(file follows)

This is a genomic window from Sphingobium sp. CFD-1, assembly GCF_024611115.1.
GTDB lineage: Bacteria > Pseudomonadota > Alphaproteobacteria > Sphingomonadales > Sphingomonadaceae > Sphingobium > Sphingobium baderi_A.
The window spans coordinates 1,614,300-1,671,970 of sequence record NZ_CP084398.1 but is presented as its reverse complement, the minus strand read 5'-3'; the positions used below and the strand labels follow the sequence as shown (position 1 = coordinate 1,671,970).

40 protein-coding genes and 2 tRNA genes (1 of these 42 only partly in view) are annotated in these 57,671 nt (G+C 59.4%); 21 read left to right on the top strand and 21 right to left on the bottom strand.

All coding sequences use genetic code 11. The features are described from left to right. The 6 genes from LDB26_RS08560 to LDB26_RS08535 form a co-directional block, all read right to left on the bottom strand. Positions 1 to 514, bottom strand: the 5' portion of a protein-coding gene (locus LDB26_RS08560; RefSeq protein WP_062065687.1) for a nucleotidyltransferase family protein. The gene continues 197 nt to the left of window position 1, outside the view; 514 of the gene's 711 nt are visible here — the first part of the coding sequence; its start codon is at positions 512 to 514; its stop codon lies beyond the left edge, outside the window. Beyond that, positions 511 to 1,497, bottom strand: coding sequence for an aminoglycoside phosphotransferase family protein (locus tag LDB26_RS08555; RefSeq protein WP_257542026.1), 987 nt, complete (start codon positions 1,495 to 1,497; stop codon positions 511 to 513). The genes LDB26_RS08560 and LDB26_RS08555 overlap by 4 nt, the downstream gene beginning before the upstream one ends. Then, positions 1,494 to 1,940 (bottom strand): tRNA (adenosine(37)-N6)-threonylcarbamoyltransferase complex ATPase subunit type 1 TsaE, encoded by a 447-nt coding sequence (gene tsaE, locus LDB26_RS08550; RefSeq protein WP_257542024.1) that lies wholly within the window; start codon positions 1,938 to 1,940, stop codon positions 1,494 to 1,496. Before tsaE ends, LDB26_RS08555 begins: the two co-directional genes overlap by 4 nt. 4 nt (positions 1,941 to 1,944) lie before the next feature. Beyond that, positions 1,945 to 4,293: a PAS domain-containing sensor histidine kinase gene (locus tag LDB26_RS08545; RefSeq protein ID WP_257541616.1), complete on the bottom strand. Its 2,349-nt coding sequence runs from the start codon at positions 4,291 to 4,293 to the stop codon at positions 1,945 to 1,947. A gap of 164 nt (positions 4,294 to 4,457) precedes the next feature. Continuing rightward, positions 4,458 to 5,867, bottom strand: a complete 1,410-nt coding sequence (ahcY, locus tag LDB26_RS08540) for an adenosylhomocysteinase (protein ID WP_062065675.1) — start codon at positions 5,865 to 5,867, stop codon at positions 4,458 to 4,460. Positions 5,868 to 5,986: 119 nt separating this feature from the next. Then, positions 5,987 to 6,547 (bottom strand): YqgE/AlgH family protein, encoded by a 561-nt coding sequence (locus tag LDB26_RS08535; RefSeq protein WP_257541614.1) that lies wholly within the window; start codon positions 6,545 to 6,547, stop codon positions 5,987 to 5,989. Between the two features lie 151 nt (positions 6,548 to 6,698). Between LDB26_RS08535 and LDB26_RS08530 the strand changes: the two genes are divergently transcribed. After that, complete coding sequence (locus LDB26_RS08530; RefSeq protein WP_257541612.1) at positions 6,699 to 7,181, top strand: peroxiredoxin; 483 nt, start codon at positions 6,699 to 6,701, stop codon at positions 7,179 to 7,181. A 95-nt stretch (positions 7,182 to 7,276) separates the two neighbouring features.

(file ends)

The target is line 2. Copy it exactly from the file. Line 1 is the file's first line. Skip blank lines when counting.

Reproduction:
GTDB lineage: Bacteria > Pseudomonadota > Alphaproteobacteria > Sphingomonadales > Sphingomonadaceae > Sphingobium > Sphingobium baderi_A.